After leading for twenty-six years the Apostolic Vicariate of Esmeraldas, on the north-western coast of Ecuador, Monsignor Eugenio Arellano offered his resignation having reached the age limit. His commitment to environmental protection and education will remain in the hearts of people. We met him.
Speaking of Esmeraldas, Bishop Arellano says: “There is a beautiful community humanism and spontaneous and wonderful solidarity in this place. The people of Esmeraldas have an innate positive attitude towards life. They feel grateful to God and those who are grateful to Him are also grateful to the others. A smile always illuminates their face. They smile even if they have many problems because they know that there is God who is good and who is with them, and this makes them feel strong and confident”.
Bishop Arellano, who turns 77 this month, has concluded a 26-year journey at the head of a Christian community, which has always had its bishop at its side in the days of the struggle for justice. During his long period of service in the vicariate, the bishop always supported the people of Esmeraldas, a forgotten people amongst Ecuadorians, and always asked out loud, also of the political authorities in power, to listen to the needs and demands of the needful people.
The Bishop says: “Esmeraldas is a poor city because its people have been denied opportunities and all the governments that have succeeded never wanted to face the oppressing poverty that negates the basic needs of people.”
And in this context of poverty, the Church has tried to give answers. Bishop Arellano continues: “In recent years the Church has tried to create for the poor the opportunities that life has denied them. We have been engaged in serious educational programs and have strongly requested governments to guarantee education for all, because education is the only way out of poverty.”
The commitment of Bishop Arellano has given several concrete results such as the implementation of artisan training projects and workshops like that of carpentry for young people and adults, or other projects such as the Chicos de la Calle, which provides Ecuadorian working children and teens with educational support and spiritual formation in an effort to improve their living conditions and break the cycle of poverty. Other projects whose goals were the integration into society of young former gang members and former alcoholics, have also been carried out.
“Our Catholic university is a reference point. The centre is not selective, the cost of enrolment is very low and, moreover, the university offers scholarships to support the poorest students,” says the Bishop.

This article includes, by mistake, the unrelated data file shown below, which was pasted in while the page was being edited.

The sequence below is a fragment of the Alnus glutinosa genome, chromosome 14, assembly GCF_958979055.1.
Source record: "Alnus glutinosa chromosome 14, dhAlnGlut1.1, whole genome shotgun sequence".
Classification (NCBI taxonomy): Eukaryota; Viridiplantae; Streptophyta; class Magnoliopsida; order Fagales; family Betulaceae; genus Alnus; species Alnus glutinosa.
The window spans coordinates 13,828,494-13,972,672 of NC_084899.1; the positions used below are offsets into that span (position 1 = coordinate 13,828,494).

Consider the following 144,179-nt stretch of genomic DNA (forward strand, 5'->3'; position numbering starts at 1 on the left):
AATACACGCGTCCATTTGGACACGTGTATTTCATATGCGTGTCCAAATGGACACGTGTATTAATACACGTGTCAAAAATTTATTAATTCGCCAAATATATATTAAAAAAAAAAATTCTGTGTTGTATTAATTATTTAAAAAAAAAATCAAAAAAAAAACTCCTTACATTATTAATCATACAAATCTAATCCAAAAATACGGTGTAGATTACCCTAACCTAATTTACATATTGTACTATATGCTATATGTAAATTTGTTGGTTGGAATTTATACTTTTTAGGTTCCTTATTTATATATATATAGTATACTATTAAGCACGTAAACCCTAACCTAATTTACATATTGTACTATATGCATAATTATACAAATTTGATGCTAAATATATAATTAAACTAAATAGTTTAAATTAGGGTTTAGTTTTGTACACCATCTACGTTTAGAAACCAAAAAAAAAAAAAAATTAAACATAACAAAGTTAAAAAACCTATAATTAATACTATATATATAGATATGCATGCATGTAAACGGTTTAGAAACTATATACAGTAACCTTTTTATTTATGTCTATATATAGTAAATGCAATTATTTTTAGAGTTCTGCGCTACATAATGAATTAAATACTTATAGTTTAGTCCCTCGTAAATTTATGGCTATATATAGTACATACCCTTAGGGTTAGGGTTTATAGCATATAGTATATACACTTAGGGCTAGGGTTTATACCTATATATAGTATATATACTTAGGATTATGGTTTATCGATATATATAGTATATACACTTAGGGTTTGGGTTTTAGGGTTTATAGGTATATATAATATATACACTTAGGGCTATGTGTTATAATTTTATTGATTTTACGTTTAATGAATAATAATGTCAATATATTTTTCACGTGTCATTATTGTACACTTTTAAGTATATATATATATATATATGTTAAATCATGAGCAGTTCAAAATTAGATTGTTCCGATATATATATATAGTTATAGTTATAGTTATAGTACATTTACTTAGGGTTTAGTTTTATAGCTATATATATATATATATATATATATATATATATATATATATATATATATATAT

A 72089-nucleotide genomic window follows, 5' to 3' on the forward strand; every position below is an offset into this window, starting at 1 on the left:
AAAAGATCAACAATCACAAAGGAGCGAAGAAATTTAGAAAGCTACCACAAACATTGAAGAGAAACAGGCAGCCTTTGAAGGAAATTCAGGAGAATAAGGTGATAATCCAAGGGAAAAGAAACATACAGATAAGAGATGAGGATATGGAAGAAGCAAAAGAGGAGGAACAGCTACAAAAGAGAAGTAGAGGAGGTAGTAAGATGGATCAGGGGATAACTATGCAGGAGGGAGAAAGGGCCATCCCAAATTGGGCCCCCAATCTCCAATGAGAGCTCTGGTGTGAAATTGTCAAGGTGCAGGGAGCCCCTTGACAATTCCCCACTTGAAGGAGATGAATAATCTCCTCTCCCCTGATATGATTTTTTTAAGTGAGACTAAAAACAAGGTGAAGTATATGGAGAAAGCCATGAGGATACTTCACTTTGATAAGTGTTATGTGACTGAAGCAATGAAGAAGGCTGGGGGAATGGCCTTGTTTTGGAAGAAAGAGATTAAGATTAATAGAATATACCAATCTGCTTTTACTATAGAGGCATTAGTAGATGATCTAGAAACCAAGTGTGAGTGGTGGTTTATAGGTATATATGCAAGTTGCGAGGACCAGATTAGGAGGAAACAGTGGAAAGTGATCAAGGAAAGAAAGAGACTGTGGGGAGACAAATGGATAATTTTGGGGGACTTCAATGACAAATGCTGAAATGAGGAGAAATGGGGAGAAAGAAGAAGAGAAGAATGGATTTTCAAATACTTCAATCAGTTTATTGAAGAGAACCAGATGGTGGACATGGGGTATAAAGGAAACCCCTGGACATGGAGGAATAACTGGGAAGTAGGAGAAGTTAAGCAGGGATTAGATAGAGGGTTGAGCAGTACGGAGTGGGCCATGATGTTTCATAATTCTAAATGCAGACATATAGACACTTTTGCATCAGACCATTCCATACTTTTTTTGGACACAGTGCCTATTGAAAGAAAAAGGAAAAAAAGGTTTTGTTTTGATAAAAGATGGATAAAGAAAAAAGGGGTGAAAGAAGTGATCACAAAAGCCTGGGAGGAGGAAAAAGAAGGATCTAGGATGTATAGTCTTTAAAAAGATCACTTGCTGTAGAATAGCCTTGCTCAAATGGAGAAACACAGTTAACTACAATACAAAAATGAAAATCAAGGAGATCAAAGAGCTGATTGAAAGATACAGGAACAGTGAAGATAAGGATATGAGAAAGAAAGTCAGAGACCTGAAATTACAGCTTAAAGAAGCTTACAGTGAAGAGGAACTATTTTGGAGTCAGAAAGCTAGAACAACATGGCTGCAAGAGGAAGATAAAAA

But Monsignor Arellano, along with organizations of the north and the Social Pastoral, also fought for the defence of nature and against illegal mining and deforestation. “For years we have been denouncing deforestation, mining abuses and, even if at times I had the impression of preaching in the desert, I know that our contribution was important. The Constitution of Ecuador is fantastic. In fact, in 2008 Ecuador took the extraordinary step of enshrining the legal rights of nature in its national constitution. It was the first country to grant inalienable, substantive rights to nature. This is why we protest against mining abuses and pollution in the rivers of Ecuador. We just demand of the political leaders that the Constitution be respected.”
The Bishop recalls the several pastoral initiatives of the Church in Esmeraldas. “As a Church we have given strong support to the family. We have carried out initiatives to strengthen family ties throughout the 27 parishes of the vicariate, and through the youth pastoral we teach a sense of fidelity and commitment to young people. And finally, through the pastoral care of charity, we assist the poor and the sick by providing them food and medicines; this is particularly important during serious situations such as the pandemic that we have experienced.”
Speaking of the missionaries and local religious, the Bishop says: “I experienced the transition from missionaries to local clergy. The missionaries are spiritually rich, mature, and well-prepared people, but sooner or later they leave while it would be much more helpful if priests came to Esmeraldas to stay and carry on the projects they have started. Despite many difficulties, this local Church is gradually consolidating, perhaps with some imperfections but with its own identity. There are about 90 religious from many congregations, ready to share their life with the local people.”
Speaking of his future, Msgr. Arellano says: “I’m not planning to return to Europe, I will join a Comboni community in Tumaco, Colombia. I feel really sorry to leave Esmeraldas but it is time for a new bishop to lead this vicariate. However, Tumaco is close to the vicariate of Esmeraldas and has the same social peculiarities. Furthermore, the Bishop of Tumaco is willing to welcome me and assign me a project. We will see what happens.”